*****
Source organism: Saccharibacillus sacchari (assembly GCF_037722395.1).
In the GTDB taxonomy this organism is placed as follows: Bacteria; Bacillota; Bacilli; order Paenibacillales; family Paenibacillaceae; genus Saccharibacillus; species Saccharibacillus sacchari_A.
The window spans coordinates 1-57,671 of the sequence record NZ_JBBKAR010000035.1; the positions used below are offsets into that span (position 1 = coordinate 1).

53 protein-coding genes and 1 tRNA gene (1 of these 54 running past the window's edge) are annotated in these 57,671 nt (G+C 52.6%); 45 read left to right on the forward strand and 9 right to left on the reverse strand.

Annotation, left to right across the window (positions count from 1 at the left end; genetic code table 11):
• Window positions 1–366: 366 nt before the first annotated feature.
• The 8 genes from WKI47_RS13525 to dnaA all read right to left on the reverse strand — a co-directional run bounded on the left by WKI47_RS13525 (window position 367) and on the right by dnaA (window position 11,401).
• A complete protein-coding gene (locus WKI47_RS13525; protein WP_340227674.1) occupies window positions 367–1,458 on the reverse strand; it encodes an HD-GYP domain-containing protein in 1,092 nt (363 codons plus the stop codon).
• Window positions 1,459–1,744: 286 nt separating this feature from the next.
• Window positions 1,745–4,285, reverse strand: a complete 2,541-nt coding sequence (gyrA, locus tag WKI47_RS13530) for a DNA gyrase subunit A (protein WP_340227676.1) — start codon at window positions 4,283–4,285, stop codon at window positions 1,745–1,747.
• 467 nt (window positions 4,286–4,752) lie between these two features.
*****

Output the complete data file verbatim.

Source organism: Saccharibacillus sacchari (assembly GCF_037722395.1).
In the GTDB taxonomy this organism is placed as follows: Bacteria; Bacillota; Bacilli; order Paenibacillales; family Paenibacillaceae; genus Saccharibacillus; species Saccharibacillus sacchari_A.
The window spans coordinates 1-57,671 of the sequence record NZ_JBBKAR010000035.1; the positions used below are offsets into that span (position 1 = coordinate 1).

53 protein-coding genes and 1 tRNA gene (1 of these 54 running past the window's edge) are annotated in these 57,671 nt (G+C 52.6%); 45 read left to right on the forward strand and 9 right to left on the reverse strand.

Annotation, left to right across the window (positions count from 1 at the left end; genetic code table 11):
• Window positions 1–366: 366 nt before the first annotated feature.
• The 8 genes from WKI47_RS13525 to dnaA all read right to left on the reverse strand — a co-directional run bounded on the left by WKI47_RS13525 (window position 367) and on the right by dnaA (window position 11,401).
• A complete protein-coding gene (locus WKI47_RS13525; protein WP_340227674.1) occupies window positions 367–1,458 on the reverse strand; it encodes an HD-GYP domain-containing protein in 1,092 nt (363 codons plus the stop codon).
• Window positions 1,459–1,744: 286 nt separating this feature from the next.
• Window positions 1,745–4,285, reverse strand: a complete 2,541-nt coding sequence (gyrA, locus tag WKI47_RS13530) for a DNA gyrase subunit A (protein WP_340227676.1) — start codon at window positions 4,283–4,285, stop codon at window positions 1,745–1,747.
• 467 nt (window positions 4,286–4,752) lie between these two features.